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School of Communications and Informatics
Victoria University
PO Box 14428 MC, Melbourne, 8001
*Manager Technology Development, POWERCOR, Australia
The analysis of voltage dips is an important technique in the determination of power quality. This
paper deals with the use of spreadsheets to calculate voltage dips in a distribution network. It is shown
that the graphs generated are essential tools in helping to understand the characteristics of voltage dips.
Voltage dips are short-duration rms voltage caused by
faults in the electricity supply system and the starting of
large loads [1]. The interest in voltage dips is mainly
due to the problems they cause on many types of
Characteristics typically analyzed when discussing
voltage dips are its magnitude and duration. However,
during voltage dips, there is a phase shift associated with
the drop in voltage, which is not included in the normal
characteristics. This characteristic is based on a balanced
voltage dip, whereas most voltage dips are a result of
unbalanced faults occurring on the system. Both these
factors play an important role in the disturbance of
equipment operation [4].
One of the most powerful tools for dealing with classical
unbalanced systems is the theory of symmetrical
components. This theory allows us to analyze the system
response when dealing with both symmetrical and
unsymmetrical faults. In this paper, the theory of
symmetrical components will be applied to voltage dips
due to single line to ground fault (SLGF) and line to line
fault (LLF).
Using a simple radial high voltage distribution network
at no load as the base model (Figure 1), phase voltage
characteristics are derived for both faults. Using data
provided with the base model and alternating the
transformer from delta-delta () to star-delta (Y), the
phase voltage characteristics are then determined in
terms of magnitude and angle. Co mparing the phase
voltage to the pre-fault phase voltages will give the
voltage dip in terms of magnitude and phase change.

Figure 1 Base model of a distribution network.

For simplified symmetrical component analysis it is
assumed that the positive and negative sequence
networks have the same impedance (Z1 =Z2 ) [2].
However for the purpose of determining phase voltages
we shall initially label both the positive and negative
impedances separately.
The analytical equations for the three phase voltages are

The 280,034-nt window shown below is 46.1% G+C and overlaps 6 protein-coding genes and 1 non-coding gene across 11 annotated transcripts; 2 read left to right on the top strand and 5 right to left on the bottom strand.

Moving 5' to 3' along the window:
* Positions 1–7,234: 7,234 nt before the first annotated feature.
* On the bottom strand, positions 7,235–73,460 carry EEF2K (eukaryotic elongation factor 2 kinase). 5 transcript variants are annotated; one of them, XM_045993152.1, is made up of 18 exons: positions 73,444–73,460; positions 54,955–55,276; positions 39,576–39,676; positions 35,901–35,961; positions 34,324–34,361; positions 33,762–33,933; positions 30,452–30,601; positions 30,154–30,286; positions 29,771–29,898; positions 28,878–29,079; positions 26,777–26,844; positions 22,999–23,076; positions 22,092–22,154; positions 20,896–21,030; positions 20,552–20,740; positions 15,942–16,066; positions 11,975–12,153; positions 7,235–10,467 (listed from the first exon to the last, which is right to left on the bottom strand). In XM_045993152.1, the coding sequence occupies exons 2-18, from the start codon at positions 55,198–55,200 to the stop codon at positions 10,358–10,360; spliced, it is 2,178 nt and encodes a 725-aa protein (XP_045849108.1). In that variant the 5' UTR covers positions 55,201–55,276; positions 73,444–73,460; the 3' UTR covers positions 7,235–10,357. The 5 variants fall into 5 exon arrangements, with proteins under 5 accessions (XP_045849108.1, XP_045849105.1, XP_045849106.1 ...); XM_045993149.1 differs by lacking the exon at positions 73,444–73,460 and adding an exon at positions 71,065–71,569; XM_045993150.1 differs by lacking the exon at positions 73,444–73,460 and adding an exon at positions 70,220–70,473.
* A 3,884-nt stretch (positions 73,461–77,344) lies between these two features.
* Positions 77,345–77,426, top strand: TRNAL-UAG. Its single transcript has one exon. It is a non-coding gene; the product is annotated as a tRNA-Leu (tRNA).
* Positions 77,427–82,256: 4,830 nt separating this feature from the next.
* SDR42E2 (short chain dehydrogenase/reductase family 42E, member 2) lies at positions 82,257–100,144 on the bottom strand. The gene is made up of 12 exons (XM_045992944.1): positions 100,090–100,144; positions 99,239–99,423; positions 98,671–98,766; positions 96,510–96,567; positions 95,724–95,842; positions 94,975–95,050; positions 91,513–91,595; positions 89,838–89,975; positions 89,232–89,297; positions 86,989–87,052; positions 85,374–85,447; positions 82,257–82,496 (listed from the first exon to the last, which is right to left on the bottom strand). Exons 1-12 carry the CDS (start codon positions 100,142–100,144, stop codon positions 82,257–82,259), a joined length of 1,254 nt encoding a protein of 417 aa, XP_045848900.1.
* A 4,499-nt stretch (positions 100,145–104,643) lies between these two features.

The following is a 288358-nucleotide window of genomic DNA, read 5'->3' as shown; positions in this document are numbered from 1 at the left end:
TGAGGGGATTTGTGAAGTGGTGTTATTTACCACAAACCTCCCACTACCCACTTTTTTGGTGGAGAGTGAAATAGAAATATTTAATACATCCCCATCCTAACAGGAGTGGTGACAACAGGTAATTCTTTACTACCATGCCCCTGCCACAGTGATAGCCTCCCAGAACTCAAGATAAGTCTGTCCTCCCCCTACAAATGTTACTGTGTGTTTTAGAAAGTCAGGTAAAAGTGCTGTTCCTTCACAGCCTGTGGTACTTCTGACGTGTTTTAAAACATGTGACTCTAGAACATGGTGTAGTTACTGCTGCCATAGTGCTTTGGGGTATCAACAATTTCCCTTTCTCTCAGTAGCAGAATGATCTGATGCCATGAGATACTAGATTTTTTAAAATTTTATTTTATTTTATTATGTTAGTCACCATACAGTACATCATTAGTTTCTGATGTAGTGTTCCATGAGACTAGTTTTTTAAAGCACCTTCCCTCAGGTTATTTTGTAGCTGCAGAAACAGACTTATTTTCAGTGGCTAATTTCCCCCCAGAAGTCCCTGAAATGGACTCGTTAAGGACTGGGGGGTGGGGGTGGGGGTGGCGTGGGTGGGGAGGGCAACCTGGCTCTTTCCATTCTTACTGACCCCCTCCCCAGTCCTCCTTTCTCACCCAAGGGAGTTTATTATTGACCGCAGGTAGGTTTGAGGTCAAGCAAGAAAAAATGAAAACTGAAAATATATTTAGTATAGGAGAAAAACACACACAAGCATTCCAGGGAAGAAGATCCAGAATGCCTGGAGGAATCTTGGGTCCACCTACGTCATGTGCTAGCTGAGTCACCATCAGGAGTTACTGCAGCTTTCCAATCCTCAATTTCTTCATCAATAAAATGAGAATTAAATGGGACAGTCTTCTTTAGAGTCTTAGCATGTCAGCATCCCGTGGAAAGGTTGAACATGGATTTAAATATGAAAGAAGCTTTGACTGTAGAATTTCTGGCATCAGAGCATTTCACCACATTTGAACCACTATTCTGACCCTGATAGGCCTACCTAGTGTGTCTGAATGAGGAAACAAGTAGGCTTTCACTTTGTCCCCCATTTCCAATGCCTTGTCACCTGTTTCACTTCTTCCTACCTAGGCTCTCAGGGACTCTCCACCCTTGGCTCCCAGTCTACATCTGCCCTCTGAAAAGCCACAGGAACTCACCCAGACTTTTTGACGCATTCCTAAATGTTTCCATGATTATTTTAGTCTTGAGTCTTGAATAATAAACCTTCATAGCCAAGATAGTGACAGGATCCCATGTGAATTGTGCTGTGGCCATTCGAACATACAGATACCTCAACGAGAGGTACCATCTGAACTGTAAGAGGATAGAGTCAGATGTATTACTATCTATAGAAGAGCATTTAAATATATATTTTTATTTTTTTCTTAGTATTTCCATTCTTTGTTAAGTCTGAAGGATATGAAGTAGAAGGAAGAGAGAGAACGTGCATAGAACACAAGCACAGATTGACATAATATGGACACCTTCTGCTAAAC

derived via the voltage matrix.

V R 1 1
V = 1 2
V B 1

1 V R 0
V R1
2 V R 2

where = 1120 and 2 = 1240


VR = VR0 + VR1 + VR2
VY = VR0 + 2 VR1 + VR2
VB = VR0 + VR1 + 2 VR2


Subtracting the fault voltage from its relevant pre-fault

voltage determines the voltage dip magnitude and angle.
To calculate the voltage dip at various fault points
requires changing the line impedance, due to the fact
that as the line length increases so does the line

From the SLGF sequence network it can determined that

VR0 = -IFZ0
VR1 = ER1 - Z1 IF
VR2 = -IFZ2


where IF = ER1 / (Z1 + Z2 + Z0 + 3Z F )

For the LLF the sequence network is
VR0 = 0
VR1 = IF (Z2 + ZF )
VR2 = IFZ2

The advantage of using spreadsheets is that the data can

be graphed in order to show the behaviour of the voltage
dip. In the next section plots are generated which show
the trend in voltage magnitude vs. phase change, change
in voltage magnitude vs. distance and phase change vs.
distance. The line voltages at particular fault points are
displayed as sinewave graphs so that comparison
between pre-fault, fault and post-fault conditions can
physically be seen. The advantage of this is that it is
possible to see voltage dip effects.


where IF = ER1 / (Z1 + Z2 + ZF)

Thus the sequence voltages at the fault point F and bus
R, for given networks, can be determined using the
above equations (2)(3) and (4). To determine the voltage
at bus LD the transformer connections are taken into
If the transformer is Y connected there is a phase shift
of +30 in the positive sequence and a shift of 30 in
the negative sequence [3]. There is no phase shift for the
connected transformer. Also taken into account is
the change in the zero sequence network due to
transformer connections.
Using the relevant equations obtained from the previous
section it is possible to calculate the voltage dip